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Guide to the Julius Shulman Getty Villa photographs, 2006
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Collection Overview
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This collection comprises photographs by Julius Shulman and Jürgen Nogai of the expanded and renovated Getty Villa, taken during May and June, 2006. Forty-five (45) black and white and sixty-six (66) color 8 x 10 inch photographic prints constitute the main body of the collection. Duplicates of 29 of the color prints and the original 4 x 5 inch negatives for these prints are also included.
The Getty Villa operates as a museum and educational center dedicated to the study of the arts and cultures of ancient Greece, Rome, and Etruria. The Getty Villa was designed to house J. Paul Getty's art collection when it outgrew his Ranch House in Pacific Palisades, California, which had served as a private museum since 1954. After considering various options for expanding the Ranch House, Getty decided in the fall of 1968 to build a new museum on the same property, in the form of a first-century Roman country house, based primarily on the plans of the ancient Villa dei Papiri just outside of Herculaneum. The archaeologist Norman Neuerburg, who had studied the ruins of Herculaneum and was an authority on Roman domestic architecture, was retained as a consultant for the project. The Santa Monica architectural firm Langdon & Wilson was hired to design the Villa, and British architect Stephen Garrett, who had served as Getty’s consultant in the remodeling of a Getty home in Posillipo, Italy, was retained as overseer of the construction. Landscape architect Emmet Wemple designed the gardens, Garth Benton worked on the murals, and Bruce Ptolomy worked on the fountains. Construction began on December 21, 1970, and the new museum opened to the public on January 16, 1974, receiving negative and positive reviews.Photographer Julius Shulman was renowned for his striking images of modern architecture. He was born October 10, 1910 in Brooklyn, New York, and moved to Los Angeles, California in 1920. Throughout the 1930s, Shulman photographed historical locations in Los Angeles, and his real break occurred in 1936, when he photographed architect Richard J. Neutra’s Kun House (Los Angeles, Calif.). He was subsequently asked by Neutra to photograph some of his other projects. Through his relationship with Neutra he was able to secure other architectural photography commissions, documenting the work of architects as R.M. Schindler, Raphael Soriano, Gregory Ain, J.R. Davidson, John Lautner and Pierre Koenig as well as many others. While he also shot product and furniture photographs for designers, he is most acclaimed for his iconic images of mid-century modern buildings including the Case Study houses of Southern California. Shulman’s photographs have been widely published, and he has produced several monographs about his work, including: Photography of Architecture and Design: Photographing Buildings, Interiors, and the Visual Arts (1977), Architecture and its Photography (1998), Photographing Architecture and Interiors (2000), and Malibu: A Century of Living by the Sea (2005).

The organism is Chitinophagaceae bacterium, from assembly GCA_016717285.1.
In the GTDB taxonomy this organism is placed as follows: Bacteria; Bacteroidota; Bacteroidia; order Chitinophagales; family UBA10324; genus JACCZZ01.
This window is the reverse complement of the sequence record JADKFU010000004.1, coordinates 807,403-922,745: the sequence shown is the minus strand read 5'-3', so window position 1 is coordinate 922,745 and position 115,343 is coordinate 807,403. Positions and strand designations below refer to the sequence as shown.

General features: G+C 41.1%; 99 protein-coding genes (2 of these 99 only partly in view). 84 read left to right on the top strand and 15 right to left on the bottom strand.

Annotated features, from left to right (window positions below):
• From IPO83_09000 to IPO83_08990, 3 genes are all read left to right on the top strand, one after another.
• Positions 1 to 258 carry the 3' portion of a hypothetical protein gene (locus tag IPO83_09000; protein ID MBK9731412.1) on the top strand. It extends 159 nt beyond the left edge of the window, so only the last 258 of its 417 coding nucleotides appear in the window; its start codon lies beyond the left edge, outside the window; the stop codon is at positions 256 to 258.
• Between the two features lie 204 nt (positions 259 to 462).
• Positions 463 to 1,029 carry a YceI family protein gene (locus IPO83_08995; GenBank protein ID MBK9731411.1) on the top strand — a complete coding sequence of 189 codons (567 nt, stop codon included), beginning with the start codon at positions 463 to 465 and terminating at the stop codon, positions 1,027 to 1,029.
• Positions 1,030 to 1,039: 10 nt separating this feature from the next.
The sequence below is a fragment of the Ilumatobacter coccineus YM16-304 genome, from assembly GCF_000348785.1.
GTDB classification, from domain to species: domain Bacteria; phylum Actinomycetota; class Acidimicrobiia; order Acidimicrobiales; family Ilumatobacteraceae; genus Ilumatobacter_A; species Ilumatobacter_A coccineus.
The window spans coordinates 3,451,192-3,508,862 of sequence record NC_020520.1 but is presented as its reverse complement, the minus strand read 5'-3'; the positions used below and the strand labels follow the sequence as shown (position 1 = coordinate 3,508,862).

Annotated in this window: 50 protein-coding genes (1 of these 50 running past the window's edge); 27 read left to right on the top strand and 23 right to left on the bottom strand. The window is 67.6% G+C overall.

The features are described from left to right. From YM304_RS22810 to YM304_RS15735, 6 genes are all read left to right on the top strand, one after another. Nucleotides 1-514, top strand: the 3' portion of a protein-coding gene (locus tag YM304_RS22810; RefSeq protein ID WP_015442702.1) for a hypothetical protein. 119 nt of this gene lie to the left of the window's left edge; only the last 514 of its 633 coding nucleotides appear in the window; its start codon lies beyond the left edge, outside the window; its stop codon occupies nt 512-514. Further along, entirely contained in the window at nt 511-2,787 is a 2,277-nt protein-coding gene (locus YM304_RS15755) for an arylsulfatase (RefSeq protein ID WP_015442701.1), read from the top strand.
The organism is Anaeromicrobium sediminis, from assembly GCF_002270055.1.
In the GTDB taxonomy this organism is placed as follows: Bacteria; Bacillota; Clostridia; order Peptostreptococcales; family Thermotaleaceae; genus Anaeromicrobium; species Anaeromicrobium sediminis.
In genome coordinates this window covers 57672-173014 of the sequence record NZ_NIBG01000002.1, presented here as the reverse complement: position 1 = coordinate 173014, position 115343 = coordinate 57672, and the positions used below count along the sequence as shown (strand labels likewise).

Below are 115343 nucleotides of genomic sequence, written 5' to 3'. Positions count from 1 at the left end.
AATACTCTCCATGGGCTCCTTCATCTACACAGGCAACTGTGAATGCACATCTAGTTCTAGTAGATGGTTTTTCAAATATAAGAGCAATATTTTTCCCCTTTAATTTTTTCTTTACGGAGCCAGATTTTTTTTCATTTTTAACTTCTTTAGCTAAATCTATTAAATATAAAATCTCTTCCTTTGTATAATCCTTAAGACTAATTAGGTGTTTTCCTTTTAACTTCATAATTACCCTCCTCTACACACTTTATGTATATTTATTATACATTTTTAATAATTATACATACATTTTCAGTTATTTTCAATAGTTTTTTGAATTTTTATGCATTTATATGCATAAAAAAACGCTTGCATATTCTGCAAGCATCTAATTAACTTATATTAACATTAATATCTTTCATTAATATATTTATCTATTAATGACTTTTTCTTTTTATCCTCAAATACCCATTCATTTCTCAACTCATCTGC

0.25 linear feet (1 box)
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The records described in accession 2007.IA.14 are available for use by qualified researchers.